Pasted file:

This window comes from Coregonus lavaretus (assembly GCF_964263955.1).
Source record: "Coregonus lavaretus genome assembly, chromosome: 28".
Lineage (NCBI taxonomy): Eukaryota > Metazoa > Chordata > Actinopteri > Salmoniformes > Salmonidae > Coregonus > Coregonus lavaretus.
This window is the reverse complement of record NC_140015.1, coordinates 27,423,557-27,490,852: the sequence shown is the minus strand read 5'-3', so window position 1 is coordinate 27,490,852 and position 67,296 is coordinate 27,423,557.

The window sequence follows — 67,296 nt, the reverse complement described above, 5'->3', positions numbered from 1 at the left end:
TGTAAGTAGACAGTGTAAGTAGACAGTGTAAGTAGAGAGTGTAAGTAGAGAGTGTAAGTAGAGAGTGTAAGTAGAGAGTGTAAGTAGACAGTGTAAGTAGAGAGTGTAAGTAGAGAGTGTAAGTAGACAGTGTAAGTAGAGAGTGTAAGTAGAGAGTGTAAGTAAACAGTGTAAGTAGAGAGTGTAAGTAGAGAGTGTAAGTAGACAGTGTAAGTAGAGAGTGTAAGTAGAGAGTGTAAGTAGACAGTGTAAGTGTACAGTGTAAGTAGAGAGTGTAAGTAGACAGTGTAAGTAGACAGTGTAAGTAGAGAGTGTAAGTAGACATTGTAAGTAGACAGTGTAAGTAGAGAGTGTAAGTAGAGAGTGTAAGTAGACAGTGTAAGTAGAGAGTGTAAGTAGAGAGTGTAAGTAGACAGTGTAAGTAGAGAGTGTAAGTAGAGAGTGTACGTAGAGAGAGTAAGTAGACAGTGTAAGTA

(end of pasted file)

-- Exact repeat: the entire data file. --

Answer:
This window comes from Coregonus lavaretus (assembly GCF_964263955.1).
Source record: "Coregonus lavaretus genome assembly, chromosome: 28".
Lineage (NCBI taxonomy): Eukaryota > Metazoa > Chordata > Actinopteri > Salmoniformes > Salmonidae > Coregonus > Coregonus lavaretus.
This window is the reverse complement of record NC_140015.1, coordinates 27,423,557-27,490,852: the sequence shown is the minus strand read 5'-3', so window position 1 is coordinate 27,490,852 and position 67,296 is coordinate 27,423,557.

The window sequence follows — 67,296 nt, the reverse complement described above, 5'->3', positions numbered from 1 at the left end:
TGTAAGTAGACAGTGTAAGTAGACAGTGTAAGTAGAGAGTGTAAGTAGAGAGTGTAAGTAGAGAGTGTAAGTAGAGAGTGTAAGTAGACAGTGTAAGTAGAGAGTGTAAGTAGAGAGTGTAAGTAGACAGTGTAAGTAGAGAGTGTAAGTAGAGAGTGTAAGTAAACAGTGTAAGTAGAGAGTGTAAGTAGAGAGTGTAAGTAGACAGTGTAAGTAGAGAGTGTAAGTAGAGAGTGTAAGTAGACAGTGTAAGTGTACAGTGTAAGTAGAGAGTGTAAGTAGACAGTGTAAGTAGACAGTGTAAGTAGAGAGTGTAAGTAGACATTGTAAGTAGACAGTGTAAGTAGAGAGTGTAAGTAGAGAGTGTAAGTAGACAGTGTAAGTAGAGAGTGTAAGTAGAGAGTGTAAGTAGACAGTGTAAGTAGAGAGTGTAAGTAGAGAGTGTACGTAGAGAGAGTAAGTAGACAGTGTAAGTA